Here are some tips for those that are new or inexperienced quilters. These are also good reminders for us seasoned quilters as well. Enjoy!
- Choose a quilt pattern in keeping with your level of expertise. There are thousands of quilt patterns to choose from, but your choice could mean the difference between a finished quilt and just another craft project.
- Decide what size of quilt you want and see if the quilt pattern you are working with can be adjusted. Do you want to use your quilt as a bed spread (to the floor on 3 sides and up over the pillows), do you have a footboard or pillow top mattress pad or will you be using a bed-skirt? Consider how the quilt will be used when determining the size.
- Choosing the colors for your quilt – Do you want the quilt to be the focal point of the room? Is your quilt to blend in with existing décor or maybe you just want a quilt in your favorite colors?
- Choosing fabric for your quilt – Quilts can be made from almost any fabric – but using the highest quality of 100% cotton you can find will give you a quilt that will stand the test of time.
- Choosing your quilting technique –you can tie your quilt, stitch your quilt by hand, use your sewing machine to do the quilting or have your top custom quilted by a long arm machine.
- Choosing the batting – many types and thicknesses are available. After you’ve chosen the quilting technique to be used – the selection of batting is easier. Some bats work best if tied, some work well for machine or hand quilting but if you’ll be hand quilting you’ll want to stay away from anything with scrim. Some of the materials available are polyester, cotton, wool and even alpaca.
- Determine how much fabric you’ll need to make your quilt – most patterns will give estimates based on the size of the quilt. Be sure to make any necessary adjustments for changes you’ve made to the quilt pattern.
- Gather all of your tools – rotary cutters, rulers, scissors, iron, etc. before you begin.
- Cutting your fabric – this may be the most important step in making your quilt. Not being precise with your cutting can result in running out of fabric as well as throwing off the overall design, shape and size of your quilt.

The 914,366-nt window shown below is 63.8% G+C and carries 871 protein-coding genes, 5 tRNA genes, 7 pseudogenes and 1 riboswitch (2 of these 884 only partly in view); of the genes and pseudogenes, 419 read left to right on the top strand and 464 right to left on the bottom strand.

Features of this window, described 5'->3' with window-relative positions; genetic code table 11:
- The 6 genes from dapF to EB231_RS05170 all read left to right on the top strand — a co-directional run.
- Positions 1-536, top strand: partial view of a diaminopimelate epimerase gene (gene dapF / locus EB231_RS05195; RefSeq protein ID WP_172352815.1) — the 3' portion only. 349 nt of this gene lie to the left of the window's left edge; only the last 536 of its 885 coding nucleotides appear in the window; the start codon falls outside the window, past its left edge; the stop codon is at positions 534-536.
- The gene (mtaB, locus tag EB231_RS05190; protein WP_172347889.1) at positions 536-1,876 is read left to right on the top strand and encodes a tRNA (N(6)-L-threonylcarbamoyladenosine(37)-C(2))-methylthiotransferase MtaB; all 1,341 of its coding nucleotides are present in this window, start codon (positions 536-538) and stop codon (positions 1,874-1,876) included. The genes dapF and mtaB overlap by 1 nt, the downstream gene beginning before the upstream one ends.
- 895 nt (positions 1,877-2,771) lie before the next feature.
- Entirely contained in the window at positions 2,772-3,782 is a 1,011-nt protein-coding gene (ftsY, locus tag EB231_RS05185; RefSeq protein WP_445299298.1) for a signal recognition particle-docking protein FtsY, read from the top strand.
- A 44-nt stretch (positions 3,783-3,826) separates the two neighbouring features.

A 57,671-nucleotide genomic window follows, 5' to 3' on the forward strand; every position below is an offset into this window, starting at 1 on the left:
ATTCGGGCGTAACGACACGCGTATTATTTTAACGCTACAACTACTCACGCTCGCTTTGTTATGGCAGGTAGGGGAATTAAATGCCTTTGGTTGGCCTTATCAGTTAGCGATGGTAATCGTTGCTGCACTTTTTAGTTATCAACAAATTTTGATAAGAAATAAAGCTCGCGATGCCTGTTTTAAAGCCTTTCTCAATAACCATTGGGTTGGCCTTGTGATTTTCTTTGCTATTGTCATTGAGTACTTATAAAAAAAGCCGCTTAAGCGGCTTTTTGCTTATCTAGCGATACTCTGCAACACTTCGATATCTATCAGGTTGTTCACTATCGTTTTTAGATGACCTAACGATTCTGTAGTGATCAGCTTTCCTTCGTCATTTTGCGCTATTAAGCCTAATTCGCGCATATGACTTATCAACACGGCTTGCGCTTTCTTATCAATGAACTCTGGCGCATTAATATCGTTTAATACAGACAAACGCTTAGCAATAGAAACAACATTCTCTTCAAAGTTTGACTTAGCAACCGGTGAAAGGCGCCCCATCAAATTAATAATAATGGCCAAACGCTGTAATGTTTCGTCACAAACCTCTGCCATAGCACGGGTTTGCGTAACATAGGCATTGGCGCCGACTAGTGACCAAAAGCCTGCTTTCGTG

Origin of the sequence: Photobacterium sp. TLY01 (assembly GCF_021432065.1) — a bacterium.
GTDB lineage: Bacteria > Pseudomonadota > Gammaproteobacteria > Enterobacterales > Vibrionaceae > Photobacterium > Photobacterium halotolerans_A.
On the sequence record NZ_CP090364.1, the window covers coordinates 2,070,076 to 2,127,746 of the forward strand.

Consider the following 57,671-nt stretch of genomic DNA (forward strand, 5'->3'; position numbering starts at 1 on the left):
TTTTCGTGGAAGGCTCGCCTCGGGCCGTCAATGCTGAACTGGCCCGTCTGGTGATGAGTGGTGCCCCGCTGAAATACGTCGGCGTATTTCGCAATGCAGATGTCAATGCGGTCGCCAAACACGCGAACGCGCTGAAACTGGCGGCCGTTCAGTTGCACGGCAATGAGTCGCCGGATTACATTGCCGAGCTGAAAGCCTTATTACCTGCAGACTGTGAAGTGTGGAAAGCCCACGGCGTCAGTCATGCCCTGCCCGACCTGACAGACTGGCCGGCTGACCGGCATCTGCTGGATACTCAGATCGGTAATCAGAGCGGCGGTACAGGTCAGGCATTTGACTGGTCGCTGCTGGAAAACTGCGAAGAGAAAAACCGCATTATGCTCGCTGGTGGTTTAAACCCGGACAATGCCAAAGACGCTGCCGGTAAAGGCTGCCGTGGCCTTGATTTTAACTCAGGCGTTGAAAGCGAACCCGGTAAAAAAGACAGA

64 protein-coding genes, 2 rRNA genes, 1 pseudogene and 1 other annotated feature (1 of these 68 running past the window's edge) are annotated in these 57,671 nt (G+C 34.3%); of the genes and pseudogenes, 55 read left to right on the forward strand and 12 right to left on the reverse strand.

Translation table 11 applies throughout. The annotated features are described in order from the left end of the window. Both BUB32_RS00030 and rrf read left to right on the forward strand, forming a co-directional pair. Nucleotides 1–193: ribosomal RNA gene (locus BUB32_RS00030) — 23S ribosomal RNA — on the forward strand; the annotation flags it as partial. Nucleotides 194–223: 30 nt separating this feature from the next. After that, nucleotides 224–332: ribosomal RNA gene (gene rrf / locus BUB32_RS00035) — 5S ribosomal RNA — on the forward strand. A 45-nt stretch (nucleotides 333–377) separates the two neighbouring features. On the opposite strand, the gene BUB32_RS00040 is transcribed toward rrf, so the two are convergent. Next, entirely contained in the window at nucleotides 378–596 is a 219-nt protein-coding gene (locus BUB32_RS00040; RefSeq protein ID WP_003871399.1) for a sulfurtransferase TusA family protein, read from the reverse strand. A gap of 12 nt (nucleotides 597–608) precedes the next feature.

- When it’s time to piece your quilt blocks – remember: 1/4-inch seams will give the desired result and must be maintained throughout your quilting project. Smaller seams can cause fraying and uneven wear – larger ones can cause bunching and a mixture of the two will certainly throw off the points of stars or the matching of quilt blocks.
- Pressing and/or trimming the quilt blocks as you go is very important. Skipping this step can also throw off the overall design of your quilt causing bunching and gathers.
- Measure each quilt block – they should all be the same size and shape.
- When your quilt blocks are made – experiment with your layout. Many quilt patterns can be altered depending on how the quilt blocks are laid out. Turning the quilt blocks even 1/4 turn can alter an entire design. Be creative and find the quilt design you like best.
- Once you’ve chosen your quilt design lay out your entire quilt and pin the quilt blocks together in rows numbering each row.
- When you start sewing your quilt blocks together – keep your 1/4-inch seam allowance in mind and be careful to match points and seam joints when putting rows together. Pressing every other row in the opposite direction will give a better fit when sewing rows of quilt blocks together.
- Press entire quilt top and hang away while you move on to the backing. It will be tempting to just use a big sheet for the backing of your quilt. Don’t!! After you’ve gone to so much trouble to choose just the right fabrics for your quilt top take a moment to think about the back of the quilt. Choosing a complementary fabric will make it seem invisible and enhance the beauty of the quilt top. Choosing a bold color or pattern can give you the versatility of a reversible quilt. Quilt backing fabric is available in most cloth stores and comes in widths about 110 inches wide, which will accommodate most quilting projects. However, if that isn’t an option for you – any cotton fabric can be pieced to make the quilt backing and you will be much happier with the overall result. Press and square up your quilt backing.
- If you’ve decided to quilt your project yourself the next step is to “sandwich” the three layers – quilt top, batting and quilt backing. Hold them together with safety pins or by basting stitches. If you’ve chosen to have your quilt custom quilted by a long arm machine or by hand, your quilter will want you to skip this step and send them the quilt top and quilt backing unattached. Check with your quilter to find out their preferences.
- After your quilting is done – the binding is the next step. Again there are many methods to choose from – select the one that works best for you and your quilting project. The best way to add the binding to your quilt is to sew it to the topside so that it flips to the back to cover the seam. Hand stitching the binding down to the back of your quilt with very small stitches (5-7 to the inch) will not only secure it tightly but your stitches will be invisible to the eye so as not to alter the design of your quilt top. It will be tempting to hurry through this step in order to finish your quilt – don’t!!